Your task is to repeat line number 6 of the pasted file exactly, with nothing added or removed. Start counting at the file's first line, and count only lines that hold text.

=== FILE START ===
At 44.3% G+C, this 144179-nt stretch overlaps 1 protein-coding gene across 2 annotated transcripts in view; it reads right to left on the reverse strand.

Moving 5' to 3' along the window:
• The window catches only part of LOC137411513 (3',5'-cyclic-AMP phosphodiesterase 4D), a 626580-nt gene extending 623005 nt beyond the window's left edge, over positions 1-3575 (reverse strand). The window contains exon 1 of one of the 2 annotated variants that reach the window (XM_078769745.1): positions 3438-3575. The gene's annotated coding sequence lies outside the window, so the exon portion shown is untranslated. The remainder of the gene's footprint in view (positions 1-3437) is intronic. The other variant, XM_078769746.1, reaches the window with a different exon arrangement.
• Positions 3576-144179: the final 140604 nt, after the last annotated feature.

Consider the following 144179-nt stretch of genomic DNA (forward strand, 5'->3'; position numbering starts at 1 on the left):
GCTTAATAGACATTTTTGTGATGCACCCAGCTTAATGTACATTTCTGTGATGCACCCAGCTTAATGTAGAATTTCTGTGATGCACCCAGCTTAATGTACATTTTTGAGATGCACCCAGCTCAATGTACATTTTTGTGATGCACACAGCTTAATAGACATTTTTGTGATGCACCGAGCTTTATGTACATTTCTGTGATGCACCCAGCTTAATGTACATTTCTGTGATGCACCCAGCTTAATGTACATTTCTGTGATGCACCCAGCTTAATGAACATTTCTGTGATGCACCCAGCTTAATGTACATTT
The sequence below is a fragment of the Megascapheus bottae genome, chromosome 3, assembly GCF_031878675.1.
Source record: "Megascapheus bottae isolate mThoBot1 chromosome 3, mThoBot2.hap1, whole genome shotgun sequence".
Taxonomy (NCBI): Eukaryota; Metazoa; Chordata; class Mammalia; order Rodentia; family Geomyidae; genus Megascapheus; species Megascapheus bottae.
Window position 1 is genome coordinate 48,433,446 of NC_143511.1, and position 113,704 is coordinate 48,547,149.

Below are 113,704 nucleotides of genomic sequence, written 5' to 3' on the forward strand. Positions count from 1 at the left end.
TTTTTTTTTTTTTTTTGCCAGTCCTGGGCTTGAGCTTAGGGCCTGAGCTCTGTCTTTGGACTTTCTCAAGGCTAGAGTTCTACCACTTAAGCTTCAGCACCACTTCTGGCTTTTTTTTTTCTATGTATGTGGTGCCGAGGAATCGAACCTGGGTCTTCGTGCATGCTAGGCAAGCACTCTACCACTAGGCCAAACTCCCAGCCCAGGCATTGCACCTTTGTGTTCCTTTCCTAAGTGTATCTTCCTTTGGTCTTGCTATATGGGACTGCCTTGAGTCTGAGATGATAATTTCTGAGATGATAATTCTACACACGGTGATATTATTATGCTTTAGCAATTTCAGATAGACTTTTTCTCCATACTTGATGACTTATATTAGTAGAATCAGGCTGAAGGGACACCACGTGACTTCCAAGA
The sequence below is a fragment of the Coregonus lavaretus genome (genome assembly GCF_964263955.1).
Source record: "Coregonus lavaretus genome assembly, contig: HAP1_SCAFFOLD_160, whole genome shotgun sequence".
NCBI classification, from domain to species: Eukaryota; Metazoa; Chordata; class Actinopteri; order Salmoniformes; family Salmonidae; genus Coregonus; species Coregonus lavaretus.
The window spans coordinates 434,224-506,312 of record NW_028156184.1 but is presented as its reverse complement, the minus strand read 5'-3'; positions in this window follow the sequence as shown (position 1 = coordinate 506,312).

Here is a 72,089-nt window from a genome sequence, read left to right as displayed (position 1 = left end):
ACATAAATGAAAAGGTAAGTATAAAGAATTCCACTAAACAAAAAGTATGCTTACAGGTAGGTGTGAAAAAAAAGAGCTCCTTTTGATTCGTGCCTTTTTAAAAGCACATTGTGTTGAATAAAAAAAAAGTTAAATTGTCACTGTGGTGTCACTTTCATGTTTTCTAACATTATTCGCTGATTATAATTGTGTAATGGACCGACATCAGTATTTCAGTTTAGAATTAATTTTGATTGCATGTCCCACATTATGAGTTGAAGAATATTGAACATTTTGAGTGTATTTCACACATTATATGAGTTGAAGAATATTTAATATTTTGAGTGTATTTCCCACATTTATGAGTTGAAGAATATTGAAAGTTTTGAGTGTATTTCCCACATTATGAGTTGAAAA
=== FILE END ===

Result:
GCTTAATAGACATTTTTGTGATGCACCCAGCTTAATGTACATTTCTGTGATGCACCCAGCTTAATGTAGAATTTCTGTGATGCACCCAGCTTAATGTACATTTTTGAGATGCACCCAGCTCAATGTACATTTTTGTGATGCACACAGCTTAATAGACATTTTTGTGATGCACCGAGCTTTATGTACATTTCTGTGATGCACCCAGCTTAATGTACATTTCTGTGATGCACCCAGCTTAATGTACATTTCTGTGATGCACCCAGCTTAATGAACATTTCTGTGATGCACCCAGCTTAATGTACATTT